It was the 90s. Liz Phair was singing in a grungy Chicago bar bursting with college co-eds. That’s when Elizabeth and Jack met and fell in love. Over the next twenty years, they settled down and started a family.
Things were fine. Good enough. Uninspiring. Jack envisioned becoming a famous artist but never progressed past an adjunct faculty job. Elizabeth dreamed of conducting groundbreaking research but found herself in the science of placebos. A cynic might say she spent her life studying the effects of nothing. Their son was emotionally volatile, which caused concern.
In the 90s, Elizabeth and Jack were vibrant and passionate. By middle age, they were stagnant. Fad diets, cult-ish support groups, and polyamory were among their futile attempts to fight the continual rumble of dissatisfaction.
Elizabeth attributed this ennui to the U-shaped Happiness Curve, a theory suggesting that people are happiest in their 20s and again in later life – meaning that mid-life is the bottom of the U in terms of happiness.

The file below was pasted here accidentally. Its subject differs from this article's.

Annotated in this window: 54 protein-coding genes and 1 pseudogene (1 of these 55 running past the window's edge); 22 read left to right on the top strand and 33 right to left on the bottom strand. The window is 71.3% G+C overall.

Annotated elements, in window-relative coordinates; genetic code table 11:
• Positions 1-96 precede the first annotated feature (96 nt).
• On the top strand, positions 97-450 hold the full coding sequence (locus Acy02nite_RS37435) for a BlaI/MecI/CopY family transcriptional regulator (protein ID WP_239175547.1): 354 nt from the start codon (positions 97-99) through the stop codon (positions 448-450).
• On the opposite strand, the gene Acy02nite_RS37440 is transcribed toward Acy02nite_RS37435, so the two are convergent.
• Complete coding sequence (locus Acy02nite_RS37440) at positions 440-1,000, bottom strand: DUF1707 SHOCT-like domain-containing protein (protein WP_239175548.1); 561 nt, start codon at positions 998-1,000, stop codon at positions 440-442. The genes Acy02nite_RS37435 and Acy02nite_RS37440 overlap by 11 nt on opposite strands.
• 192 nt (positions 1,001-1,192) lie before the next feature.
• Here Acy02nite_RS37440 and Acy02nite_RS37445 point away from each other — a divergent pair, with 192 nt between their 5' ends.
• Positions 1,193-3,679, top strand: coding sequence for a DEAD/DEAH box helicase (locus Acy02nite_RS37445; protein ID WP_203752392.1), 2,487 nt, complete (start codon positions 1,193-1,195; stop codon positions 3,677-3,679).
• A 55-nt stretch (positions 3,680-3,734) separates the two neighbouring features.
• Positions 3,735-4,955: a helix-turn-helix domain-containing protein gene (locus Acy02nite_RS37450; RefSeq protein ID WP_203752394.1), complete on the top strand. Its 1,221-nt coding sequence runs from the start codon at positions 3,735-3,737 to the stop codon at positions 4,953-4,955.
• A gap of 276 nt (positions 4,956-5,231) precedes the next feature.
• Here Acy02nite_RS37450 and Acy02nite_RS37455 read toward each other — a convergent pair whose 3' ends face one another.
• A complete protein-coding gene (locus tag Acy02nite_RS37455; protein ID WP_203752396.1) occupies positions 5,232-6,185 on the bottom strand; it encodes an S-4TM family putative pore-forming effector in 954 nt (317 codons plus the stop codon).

Elizabeth’s mentor advised her: “Believe compassionately. Believe with curiosity. Believe with humility. And don't trust the arrogance of certainty.” This advice should be applied to her thoughts around the U-shaped happiness curve, as the theory is controversial.
Regardless of the cause, Elizabeth is in midlife and unhappy. Here are some tips on cultivating happiness in mid-life.
Shake Things Up: Learn new skills, develop fresh hobbies, travel somewhere different, and keep making friends. This helps people remain passionate and engaged.
Nurture Meaningful Relationships: Embrace the reality of caring for parents and children while maintaining deep relationships with colleagues and friends.
Live In the Moment: Use grounding and mindfulness skills to stay present in your work, family, and social environments. If worries arise, redirect thoughts to the here and now.
Create Healthy Habits: Engage in beneficial structure. For example, eat varied, delicious, and healthy foods you enjoy, engage in fun physical activity, and get adequate sleep.